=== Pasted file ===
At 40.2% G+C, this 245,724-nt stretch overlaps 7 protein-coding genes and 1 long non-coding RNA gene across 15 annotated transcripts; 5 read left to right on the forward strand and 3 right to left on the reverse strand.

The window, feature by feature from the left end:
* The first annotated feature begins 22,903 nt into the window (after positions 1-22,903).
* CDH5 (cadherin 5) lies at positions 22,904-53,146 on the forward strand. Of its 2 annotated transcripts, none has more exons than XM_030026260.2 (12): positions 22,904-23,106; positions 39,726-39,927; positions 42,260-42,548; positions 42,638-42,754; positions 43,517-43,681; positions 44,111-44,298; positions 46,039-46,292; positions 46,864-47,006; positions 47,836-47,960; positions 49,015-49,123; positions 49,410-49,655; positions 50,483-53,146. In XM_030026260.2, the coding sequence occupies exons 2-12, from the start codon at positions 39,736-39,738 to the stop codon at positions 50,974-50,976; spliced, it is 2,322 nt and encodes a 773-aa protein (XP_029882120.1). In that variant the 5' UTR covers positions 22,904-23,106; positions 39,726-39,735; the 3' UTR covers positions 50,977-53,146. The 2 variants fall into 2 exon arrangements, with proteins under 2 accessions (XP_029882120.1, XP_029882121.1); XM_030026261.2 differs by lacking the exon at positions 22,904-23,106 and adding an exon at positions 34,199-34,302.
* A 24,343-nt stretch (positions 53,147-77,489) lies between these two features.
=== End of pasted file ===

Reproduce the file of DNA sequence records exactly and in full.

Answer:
At 40.2% G+C, this 245,724-nt stretch overlaps 7 protein-coding genes and 1 long non-coding RNA gene across 15 annotated transcripts; 5 read left to right on the forward strand and 3 right to left on the reverse strand.

The window, feature by feature from the left end:
* The first annotated feature begins 22,903 nt into the window (after positions 1-22,903).
* CDH5 (cadherin 5) lies at positions 22,904-53,146 on the forward strand. Of its 2 annotated transcripts, none has more exons than XM_030026260.2 (12): positions 22,904-23,106; positions 39,726-39,927; positions 42,260-42,548; positions 42,638-42,754; positions 43,517-43,681; positions 44,111-44,298; positions 46,039-46,292; positions 46,864-47,006; positions 47,836-47,960; positions 49,015-49,123; positions 49,410-49,655; positions 50,483-53,146. In XM_030026260.2, the coding sequence occupies exons 2-12, from the start codon at positions 39,736-39,738 to the stop codon at positions 50,974-50,976; spliced, it is 2,322 nt and encodes a 773-aa protein (XP_029882120.1). In that variant the 5' UTR covers positions 22,904-23,106; positions 39,726-39,735; the 3' UTR covers positions 50,977-53,146. The 2 variants fall into 2 exon arrangements, with proteins under 2 accessions (XP_029882120.1, XP_029882121.1); XM_030026261.2 differs by lacking the exon at positions 22,904-23,106 and adding an exon at positions 34,199-34,302.
* A 24,343-nt stretch (positions 53,147-77,489) lies between these two features.